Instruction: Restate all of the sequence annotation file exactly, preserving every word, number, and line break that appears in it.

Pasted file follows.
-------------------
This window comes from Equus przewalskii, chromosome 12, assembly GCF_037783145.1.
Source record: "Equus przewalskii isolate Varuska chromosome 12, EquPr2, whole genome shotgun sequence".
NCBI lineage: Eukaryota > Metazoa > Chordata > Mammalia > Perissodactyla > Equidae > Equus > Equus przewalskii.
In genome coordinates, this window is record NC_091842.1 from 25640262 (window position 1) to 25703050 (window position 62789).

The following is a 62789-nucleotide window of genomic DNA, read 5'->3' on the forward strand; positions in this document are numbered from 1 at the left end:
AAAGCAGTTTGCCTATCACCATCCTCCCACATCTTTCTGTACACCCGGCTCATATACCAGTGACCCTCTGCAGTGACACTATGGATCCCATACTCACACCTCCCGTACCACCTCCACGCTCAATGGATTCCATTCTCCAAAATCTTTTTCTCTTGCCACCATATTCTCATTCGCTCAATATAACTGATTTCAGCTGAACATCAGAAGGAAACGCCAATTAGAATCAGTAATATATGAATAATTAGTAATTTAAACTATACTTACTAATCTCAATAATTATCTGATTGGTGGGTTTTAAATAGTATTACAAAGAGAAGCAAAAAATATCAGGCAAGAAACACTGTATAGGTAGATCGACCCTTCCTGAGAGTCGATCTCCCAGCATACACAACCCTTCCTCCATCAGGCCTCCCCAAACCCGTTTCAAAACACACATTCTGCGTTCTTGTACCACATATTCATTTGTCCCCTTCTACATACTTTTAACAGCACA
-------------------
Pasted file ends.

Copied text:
This window comes from Equus przewalskii, chromosome 12, assembly GCF_037783145.1.
Source record: "Equus przewalskii isolate Varuska chromosome 12, EquPr2, whole genome shotgun sequence".
NCBI lineage: Eukaryota > Metazoa > Chordata > Mammalia > Perissodactyla > Equidae > Equus > Equus przewalskii.
In genome coordinates, this window is record NC_091842.1 from 25640262 (window position 1) to 25703050 (window position 62789).

The following is a 62789-nucleotide window of genomic DNA, read 5'->3' on the forward strand; positions in this document are numbered from 1 at the left end:
AAAGCAGTTTGCCTATCACCATCCTCCCACATCTTTCTGTACACCCGGCTCATATACCAGTGACCCTCTGCAGTGACACTATGGATCCCATACTCACACCTCCCGTACCACCTCCACGCTCAATGGATTCCATTCTCCAAAATCTTTTTCTCTTGCCACCATATTCTCATTCGCTCAATATAACTGATTTCAGCTGAACATCAGAAGGAAACGCCAATTAGAATCAGTAATATATGAATAATTAGTAATTTAAACTATACTTACTAATCTCAATAATTATCTGATTGGTGGGTTTTAAATAGTATTACAAAGAGAAGCAAAAAATATCAGGCAAGAAACACTGTATAGGTAGATCGACCCTTCCTGAGAGTCGATCTCCCAGCATACACAACCCTTCCTCCATCAGGCCTCCCCAAACCCGTTTCAAAACACACATTCTGCGTTCTTGTACCACATATTCATTTGTCCCCTTCTACATACTTTTAACAGCACA